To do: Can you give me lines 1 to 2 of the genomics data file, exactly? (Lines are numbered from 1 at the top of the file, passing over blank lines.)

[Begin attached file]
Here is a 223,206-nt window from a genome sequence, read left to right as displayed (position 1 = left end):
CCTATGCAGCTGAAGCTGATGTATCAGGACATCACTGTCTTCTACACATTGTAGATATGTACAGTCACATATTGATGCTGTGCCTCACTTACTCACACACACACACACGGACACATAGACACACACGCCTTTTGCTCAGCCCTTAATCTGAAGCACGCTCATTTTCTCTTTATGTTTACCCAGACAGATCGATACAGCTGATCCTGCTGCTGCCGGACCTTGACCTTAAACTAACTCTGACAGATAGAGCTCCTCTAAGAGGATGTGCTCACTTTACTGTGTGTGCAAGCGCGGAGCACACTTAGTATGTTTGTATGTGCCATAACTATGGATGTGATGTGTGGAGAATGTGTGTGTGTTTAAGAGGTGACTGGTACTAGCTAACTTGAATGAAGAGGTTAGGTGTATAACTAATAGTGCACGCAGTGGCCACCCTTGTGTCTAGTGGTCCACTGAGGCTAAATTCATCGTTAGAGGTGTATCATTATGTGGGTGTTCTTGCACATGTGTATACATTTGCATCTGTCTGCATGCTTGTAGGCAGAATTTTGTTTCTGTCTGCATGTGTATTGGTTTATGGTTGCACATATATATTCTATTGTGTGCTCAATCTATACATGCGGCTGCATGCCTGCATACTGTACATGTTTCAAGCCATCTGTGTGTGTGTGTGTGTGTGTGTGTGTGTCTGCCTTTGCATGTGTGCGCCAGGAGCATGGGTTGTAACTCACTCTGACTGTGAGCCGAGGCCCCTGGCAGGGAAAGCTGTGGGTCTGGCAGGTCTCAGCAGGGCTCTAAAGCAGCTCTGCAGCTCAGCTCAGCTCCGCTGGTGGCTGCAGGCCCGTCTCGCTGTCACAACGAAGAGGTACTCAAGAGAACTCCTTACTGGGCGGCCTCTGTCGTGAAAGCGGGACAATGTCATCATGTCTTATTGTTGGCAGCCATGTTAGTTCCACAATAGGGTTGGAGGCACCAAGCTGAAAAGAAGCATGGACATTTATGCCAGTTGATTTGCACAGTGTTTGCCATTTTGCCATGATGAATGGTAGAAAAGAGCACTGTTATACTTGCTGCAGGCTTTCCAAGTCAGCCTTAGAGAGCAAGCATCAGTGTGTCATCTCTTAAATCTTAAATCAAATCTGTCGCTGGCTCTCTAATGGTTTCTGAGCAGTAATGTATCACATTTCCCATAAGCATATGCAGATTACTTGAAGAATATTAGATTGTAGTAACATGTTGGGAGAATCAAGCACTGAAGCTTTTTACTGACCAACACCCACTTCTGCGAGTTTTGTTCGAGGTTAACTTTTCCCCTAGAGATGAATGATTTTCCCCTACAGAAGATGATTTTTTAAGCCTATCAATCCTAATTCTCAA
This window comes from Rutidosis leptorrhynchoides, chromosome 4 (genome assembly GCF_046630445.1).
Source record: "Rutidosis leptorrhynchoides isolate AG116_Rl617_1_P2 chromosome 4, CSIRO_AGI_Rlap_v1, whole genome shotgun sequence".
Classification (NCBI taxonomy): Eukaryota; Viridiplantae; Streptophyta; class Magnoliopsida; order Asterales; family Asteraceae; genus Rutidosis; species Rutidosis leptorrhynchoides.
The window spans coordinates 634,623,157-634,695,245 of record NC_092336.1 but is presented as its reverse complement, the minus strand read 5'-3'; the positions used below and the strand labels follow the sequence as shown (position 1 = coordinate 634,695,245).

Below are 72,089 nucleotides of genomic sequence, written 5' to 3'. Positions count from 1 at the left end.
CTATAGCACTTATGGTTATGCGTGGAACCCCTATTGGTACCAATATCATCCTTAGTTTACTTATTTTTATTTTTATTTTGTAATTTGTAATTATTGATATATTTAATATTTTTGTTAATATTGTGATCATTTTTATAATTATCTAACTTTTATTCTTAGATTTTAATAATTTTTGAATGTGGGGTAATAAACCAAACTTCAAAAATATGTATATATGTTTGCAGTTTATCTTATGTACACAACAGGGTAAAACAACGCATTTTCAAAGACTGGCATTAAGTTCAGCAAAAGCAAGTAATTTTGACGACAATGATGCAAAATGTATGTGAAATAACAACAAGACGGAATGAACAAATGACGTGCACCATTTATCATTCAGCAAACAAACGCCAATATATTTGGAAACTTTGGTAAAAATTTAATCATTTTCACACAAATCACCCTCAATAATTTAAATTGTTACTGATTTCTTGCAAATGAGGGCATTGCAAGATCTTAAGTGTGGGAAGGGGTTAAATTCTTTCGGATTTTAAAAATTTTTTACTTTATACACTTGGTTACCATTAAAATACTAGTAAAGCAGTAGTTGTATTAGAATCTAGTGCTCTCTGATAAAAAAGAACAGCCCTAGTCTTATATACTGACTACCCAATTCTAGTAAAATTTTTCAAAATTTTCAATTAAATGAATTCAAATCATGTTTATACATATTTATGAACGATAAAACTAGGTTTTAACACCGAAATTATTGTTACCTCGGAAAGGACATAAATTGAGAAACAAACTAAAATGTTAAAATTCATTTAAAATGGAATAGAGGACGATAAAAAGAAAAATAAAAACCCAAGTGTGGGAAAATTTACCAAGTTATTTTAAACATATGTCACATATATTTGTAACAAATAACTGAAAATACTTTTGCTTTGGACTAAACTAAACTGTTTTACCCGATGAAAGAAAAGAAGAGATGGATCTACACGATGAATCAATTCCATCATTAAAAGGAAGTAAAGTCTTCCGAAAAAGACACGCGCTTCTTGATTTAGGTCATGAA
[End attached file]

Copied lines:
Here is a 223,206-nt window from a genome sequence, read left to right as displayed (position 1 = left end):
CCTATGCAGCTGAAGCTGATGTATCAGGACATCACTGTCTTCTACACATTGTAGATATGTACAGTCACATATTGATGCTGTGCCTCACTTACTCACACACACACACACGGACACATAGACACACACGCCTTTTGCTCAGCCCTTAATCTGAAGCACGCTCATTTTCTCTTTATGTTTACCCAGACAGATCGATACAGCTGATCCTGCTGCTGCCGGACCTTGACCTTAAACTAACTCTGACAGATAGAGCTCCTCTAAGAGGATGTGCTCACTTTACTGTGTGTGCAAGCGCGGAGCACACTTAGTATGTTTGTATGTGCCATAACTATGGATGTGATGTGTGGAGAATGTGTGTGTGTTTAAGAGGTGACTGGTACTAGCTAACTTGAATGAAGAGGTTAGGTGTATAACTAATAGTGCACGCAGTGGCCACCCTTGTGTCTAGTGGTCCACTGAGGCTAAATTCATCGTTAGAGGTGTATCATTATGTGGGTGTTCTTGCACATGTGTATACATTTGCATCTGTCTGCATGCTTGTAGGCAGAATTTTGTTTCTGTCTGCATGTGTATTGGTTTATGGTTGCACATATATATTCTATTGTGTGCTCAATCTATACATGCGGCTGCATGCCTGCATACTGTACATGTTTCAAGCCATCTGTGTGTGTGTGTGTGTGTGTGTGTGTGTCTGCCTTTGCATGTGTGCGCCAGGAGCATGGGTTGTAACTCACTCTGACTGTGAGCCGAGGCCCCTGGCAGGGAAAGCTGTGGGTCTGGCAGGTCTCAGCAGGGCTCTAAAGCAGCTCTGCAGCTCAGCTCAGCTCCGCTGGTGGCTGCAGGCCCGTCTCGCTGTCACAACGAAGAGGTACTCAAGAGAACTCCTTACTGGGCGGCCTCTGTCGTGAAAGCGGGACAATGTCATCATGTCTTATTGTTGGCAGCCATGTTAGTTCCACAATAGGGTTGGAGGCACCAAGCTGAAAAGAAGCATGGACATTTATGCCAGTTGATTTGCACAGTGTTTGCCATTTTGCCATGATGAATGGTAGAAAAGAGCACTGTTATACTTGCTGCAGGCTTTCCAAGTCAGCCTTAGAGAGCAAGCATCAGTGTGTCATCTCTTAAATCTTAAATCAAATCTGTCGCTGGCTCTCTAATGGTTTCTGAGCAGTAATGTATCACATTTCCCATAAGCATATGCAGATTACTTGAAGAATATTAGATTGTAGTAACATGTTGGGAGAATCAAGCACTGAAGCTTTTTACTGACCAACACCCACTTCTGCGAGTTTTGTTCGAGGTTAACTTTTCCCCTAGAGATGAATGATTTTCCCCTACAGAAGATGATTTTTTAAGCCTATCAATCCTAATTCTCAA